The synagogue boasts a magnificent mosaic floor. A niche facing Jerusalem once held the Torah Ark. The wedding canopy was built in the courtyard of this ancient edifice. White satin curtains flowed from the roof of the canopy, with attached golden sunflowers giving a most poignant backdrop as the sun sank slowly into the rocky, barren hills of Hebron.
Today the blooming settlement of Sussiyah stands close by. The young groom's family lives in Sussiyah, the bride did her National Service there. They met, they fell in love, and that evening the ancient and the new joined together to create this glorious wedding. The groom, wearing a prayer shawl under the canopy, seemed remarkably similar to his father in law –– two red-bearded men.
As the parents escorted the groom to the wedding canopy the young yeshiva students danced and sang. Flute music accompanied the bride and her parents, with her friends singing joyfully behind her. Her aisle was not a white carpet but rather the stones and pebbles of this biblical site.
We were told to wear comfortable, heavy-soled shoes and to bring warm jackets. The desert hills of Hebron are cold mornings and evenings. The days are hot.
The breaking of the glass reminded us of the destruction of the temple. The entire crowd of wedding guests began to sing 'If I forget thee, o' Jerusalem'. The melody seemed to echo through the hills. Our bride had come from the destroyed communities of Gush Katif. The groom came from the re-establishment of a once-thriving biblical city now in ruins. The story of Israel –– from destruction to re-establishment –– was reflected in the glowing faces of our young bride and groom.
We met under a tent for a festive meal. The people of Gush Katif sat together enjoying these moments of being once again close to one another. We are a dispersed community and each happy occasion brings us together to hugs, kisses, to tell a story.
How exquisite it is to watch our young men and women demanding to be married in places where once our forefathers trod. The past and the present, the ancient and the new. There are those who say we have no claim to these lands. Our young people with their traditional lifestyles are the proud Jews who reclaim that which is ours.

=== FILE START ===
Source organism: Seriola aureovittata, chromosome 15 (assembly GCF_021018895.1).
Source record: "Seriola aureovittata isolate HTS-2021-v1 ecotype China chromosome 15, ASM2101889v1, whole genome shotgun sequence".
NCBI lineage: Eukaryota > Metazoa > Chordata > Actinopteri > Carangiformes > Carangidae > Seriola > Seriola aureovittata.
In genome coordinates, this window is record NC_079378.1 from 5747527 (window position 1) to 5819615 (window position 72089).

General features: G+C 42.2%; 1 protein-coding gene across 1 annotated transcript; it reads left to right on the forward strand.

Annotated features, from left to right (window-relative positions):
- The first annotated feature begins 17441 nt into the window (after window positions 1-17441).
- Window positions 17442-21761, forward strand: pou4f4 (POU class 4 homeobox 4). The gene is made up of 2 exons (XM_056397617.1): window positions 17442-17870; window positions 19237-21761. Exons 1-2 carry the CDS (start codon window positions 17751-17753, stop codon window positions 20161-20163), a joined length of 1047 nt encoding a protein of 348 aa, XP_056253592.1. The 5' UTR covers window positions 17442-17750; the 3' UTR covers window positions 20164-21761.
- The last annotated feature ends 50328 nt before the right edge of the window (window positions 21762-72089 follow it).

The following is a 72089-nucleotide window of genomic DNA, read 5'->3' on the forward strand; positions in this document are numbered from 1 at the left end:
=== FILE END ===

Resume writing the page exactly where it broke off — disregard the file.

OPERATION DIGNITY is now appealing to you for financial aid.
Many of our families are still without work.
We started the 'Dignity through Work' program to aid traumatized women to do community service for payment. The program has been enormously successful, but we need your help in keeping it running.
Our music scholarship fund is depleted.
We have had to reduce aid to the baby food and diaper fund.
We had hoped to run a 'Youth Work Services' program to give our youngsters pocket money for their community service. (Our synagogues are badly in need of painting.)
Please remember the people of Gush Katif whose lives were changed so brutally.
Please remember the people of Gush Katif who still need your help.
Please make your checks payable to Central Fund for Israel and earmarked for OPERATION DIGNITY. Send them to
Central Fund for Israel, 980 Sixth Avenue, New York, NY 10018, USA
Central Fund for Israel, 13 Hagoel Street, Efrat 90435, Israel
And don't miss our website: www.OperationDignity.com
Rachel Saperstein was a teacher at the N'vei Dekalim ulpana in
Gush Katif, Gaza, and a spokeswoman for the Katif Regional Council.
Her book, "Eviction: A Gush Katif Viewpoint", with photos by Moti
Sender, can be ordered from www.pavilionpress.com.
Rachel and her husband, Moshe, were among the thousands of Jews
kicked out of their homes in Gush Katif, and forced into temporary
quarters so dismal, their still-temporary paper-based trailers in
Nitzan, seemed a step up. Contact them at email@example.com.
This August, it will be three years that the Israeli government made
them into refugees in their own country and their quarters are still
Rachel Saperstein was a teacher at the N'vei Dekalim ulpana in Gush Katif, Gaza, and a spokeswoman for the Katif Regional Council. Her book, "Eviction: A Gush Katif Viewpoint", with photos by Moti Sender, can be ordered from www.pavilionpress.com.
Rachel and her husband, Moshe, were among the thousands of Jews kicked out of their homes in Gush Katif, and forced into temporary quarters so dismal, their still-temporary paper-based trailers in Nitzan, seemed a step up. Contact them at firstname.lastname@example.org. This August, it will be three years that the Israeli government made them into refugees in their own country and their quarters are still temporary.